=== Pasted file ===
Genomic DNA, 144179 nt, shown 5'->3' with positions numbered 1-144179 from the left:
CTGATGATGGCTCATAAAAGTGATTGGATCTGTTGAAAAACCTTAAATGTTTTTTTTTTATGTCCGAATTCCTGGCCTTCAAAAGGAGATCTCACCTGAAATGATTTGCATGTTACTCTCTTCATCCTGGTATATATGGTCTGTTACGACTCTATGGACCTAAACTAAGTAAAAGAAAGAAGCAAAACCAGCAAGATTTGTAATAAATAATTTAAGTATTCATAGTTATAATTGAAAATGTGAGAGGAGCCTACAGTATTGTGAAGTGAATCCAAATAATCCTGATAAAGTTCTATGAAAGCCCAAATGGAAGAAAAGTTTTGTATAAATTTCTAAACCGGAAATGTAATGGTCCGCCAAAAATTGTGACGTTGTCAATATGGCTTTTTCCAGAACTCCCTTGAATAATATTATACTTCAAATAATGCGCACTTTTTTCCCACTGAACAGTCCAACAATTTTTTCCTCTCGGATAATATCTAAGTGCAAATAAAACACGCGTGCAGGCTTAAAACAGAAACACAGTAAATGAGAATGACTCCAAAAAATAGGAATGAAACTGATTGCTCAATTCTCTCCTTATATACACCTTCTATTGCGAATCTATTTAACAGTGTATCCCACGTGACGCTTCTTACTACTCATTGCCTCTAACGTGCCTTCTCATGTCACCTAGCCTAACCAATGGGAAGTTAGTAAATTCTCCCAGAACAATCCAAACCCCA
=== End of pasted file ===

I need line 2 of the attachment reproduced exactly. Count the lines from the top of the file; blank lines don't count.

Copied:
CTGATGATGGCTCATAAAAGTGATTGGATCTGTTGAAAAACCTTAAATGTTTTTTTTTTATGTCCGAATTCCTGGCCTTCAAAAGGAGATCTCACCTGAAATGATTTGCATGTTACTCTCTTCATCCTGGTATATATGGTCTGTTACGACTCTATGGACCTAAACTAAGTAAAAGAAAGAAGCAAAACCAGCAAGATTTGTAATAAATAATTTAAGTATTCATAGTTATAATTGAAAATGTGAGAGGAGCCTACAGTATTGTGAAGTGAATCCAAATAATCCTGATAAAGTTCTATGAAAGCCCAAATGGAAGAAAAGTTTTGTATAAATTTCTAAACCGGAAATGTAATGGTCCGCCAAAAATTGTGACGTTGTCAATATGGCTTTTTCCAGAACTCCCTTGAATAATATTATACTTCAAATAATGCGCACTTTTTTCCCACTGAACAGTCCAACAATTTTTTCCTCTCGGATAATATCTAAGTGCAAATAAAACACGCGTGCAGGCTTAAAACAGAAACACAGTAAATGAGAATGACTCCAAAAAATAGGAATGAAACTGATTGCTCAATTCTCTCCTTATATACACCTTCTATTGCGAATCTATTTAACAGTGTATCCCACGTGACGCTTCTTACTACTCATTGCCTCTAACGTGCCTTCTCATGTCACCTAGCCTAACCAATGGGAAGTTAGTAAATTCTCCCAGAACAATCCAAACCCCA